Kyle Vincent’s new album Whatever It Takes is “new” in that it’s a recent release (originally dropped in 2020 and was re-issued in 2021 with a few post-COVID updates), but at its heart, a word like “timeless” might be a little more apt. The songs range in ages—some are quite old, others are fairly new—and the sounds the 54-year-old songwriter employs draw from all sorts of styles and traditions from the past several decades. Add in some fine musicianship and lyrics that speak to the human experience as a whole, and you start to see how Whatever It Takes transcends trends and captures an earnest beauty that only a certain type of songwriter can conjure.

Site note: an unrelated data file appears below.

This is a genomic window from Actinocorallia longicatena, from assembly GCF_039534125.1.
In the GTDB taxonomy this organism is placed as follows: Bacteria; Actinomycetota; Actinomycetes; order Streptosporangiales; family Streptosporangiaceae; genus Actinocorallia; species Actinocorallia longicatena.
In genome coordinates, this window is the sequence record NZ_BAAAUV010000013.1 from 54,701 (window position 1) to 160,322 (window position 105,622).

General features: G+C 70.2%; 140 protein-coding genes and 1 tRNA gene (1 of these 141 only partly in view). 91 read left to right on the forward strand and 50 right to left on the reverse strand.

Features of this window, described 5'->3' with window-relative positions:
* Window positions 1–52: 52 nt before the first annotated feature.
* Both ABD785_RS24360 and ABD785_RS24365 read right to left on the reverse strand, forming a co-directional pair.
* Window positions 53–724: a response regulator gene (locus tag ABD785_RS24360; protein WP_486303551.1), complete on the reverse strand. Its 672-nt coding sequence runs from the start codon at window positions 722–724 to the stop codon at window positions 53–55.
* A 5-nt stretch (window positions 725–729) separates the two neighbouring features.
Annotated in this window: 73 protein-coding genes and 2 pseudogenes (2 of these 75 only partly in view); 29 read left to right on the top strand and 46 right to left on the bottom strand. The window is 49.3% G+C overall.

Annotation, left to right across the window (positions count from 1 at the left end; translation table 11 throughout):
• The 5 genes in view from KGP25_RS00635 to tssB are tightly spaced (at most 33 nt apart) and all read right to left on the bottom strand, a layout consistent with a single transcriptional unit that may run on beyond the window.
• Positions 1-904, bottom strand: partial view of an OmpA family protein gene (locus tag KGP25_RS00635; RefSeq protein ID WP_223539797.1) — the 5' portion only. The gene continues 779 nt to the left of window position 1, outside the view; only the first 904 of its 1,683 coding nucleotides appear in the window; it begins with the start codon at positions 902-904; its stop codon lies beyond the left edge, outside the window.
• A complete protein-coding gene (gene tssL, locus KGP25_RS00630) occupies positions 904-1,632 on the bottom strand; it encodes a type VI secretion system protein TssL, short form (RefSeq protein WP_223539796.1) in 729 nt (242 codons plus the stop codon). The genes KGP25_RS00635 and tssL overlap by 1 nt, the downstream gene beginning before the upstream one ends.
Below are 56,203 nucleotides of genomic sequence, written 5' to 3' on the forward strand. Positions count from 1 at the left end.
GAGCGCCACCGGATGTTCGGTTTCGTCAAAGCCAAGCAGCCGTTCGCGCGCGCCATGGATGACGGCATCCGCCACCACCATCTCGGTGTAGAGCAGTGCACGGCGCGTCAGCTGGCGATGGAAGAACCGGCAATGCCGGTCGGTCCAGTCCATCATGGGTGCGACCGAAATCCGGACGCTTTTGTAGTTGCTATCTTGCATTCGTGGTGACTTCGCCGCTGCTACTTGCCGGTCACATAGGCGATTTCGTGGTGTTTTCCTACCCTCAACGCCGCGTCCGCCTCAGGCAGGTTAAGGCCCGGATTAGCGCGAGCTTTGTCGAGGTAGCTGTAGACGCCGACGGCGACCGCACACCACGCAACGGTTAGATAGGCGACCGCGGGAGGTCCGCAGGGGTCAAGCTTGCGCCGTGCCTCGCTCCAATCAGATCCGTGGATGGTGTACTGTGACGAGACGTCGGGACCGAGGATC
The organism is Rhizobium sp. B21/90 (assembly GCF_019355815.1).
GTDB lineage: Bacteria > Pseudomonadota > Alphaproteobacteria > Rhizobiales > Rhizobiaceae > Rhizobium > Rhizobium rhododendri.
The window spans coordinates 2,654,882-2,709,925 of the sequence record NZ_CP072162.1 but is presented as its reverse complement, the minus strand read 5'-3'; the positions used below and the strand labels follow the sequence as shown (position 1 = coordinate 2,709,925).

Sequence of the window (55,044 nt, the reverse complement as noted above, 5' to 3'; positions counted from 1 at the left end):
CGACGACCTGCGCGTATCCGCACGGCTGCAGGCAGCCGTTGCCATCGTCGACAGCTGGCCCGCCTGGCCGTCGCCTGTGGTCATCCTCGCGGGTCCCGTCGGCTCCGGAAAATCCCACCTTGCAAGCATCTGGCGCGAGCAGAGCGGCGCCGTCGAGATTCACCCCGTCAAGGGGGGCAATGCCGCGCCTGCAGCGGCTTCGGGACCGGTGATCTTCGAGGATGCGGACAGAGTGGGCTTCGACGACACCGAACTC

With an alternative rock feel grounded by acoustic stylings (and, of course, some soft-pop goodness thrown in there), the end result of Whatever It Takes sounds like an epic intermingling of The Beatles, Gilbert O’Sullivan, and a stellar ‘90s band, like Toad The Wet Sprocket. Yet, while some artists could come across as gimmicky trying to emulate all those styles at once, Vincent doesn’t have a shred of “gimmick” to him… in fact, it doesn’t really seem like he’s “emulating” those artists at all (err, except for the O’Sullivan tribute number, but we’ll get to that later). Ultimately, the songs and their arrangements are just the natural results of the decades he’s devoted to finding and refining his voice.
That’s evident on one of the album’s highlight songs (and one of its oldest): “Wake Me Up When The World’s Worth Waking Up For.” Originally written and released in the late ‘90s, the odyssey this tune has gone on serves as a fine case study for understanding the depth of Vincent’s passion.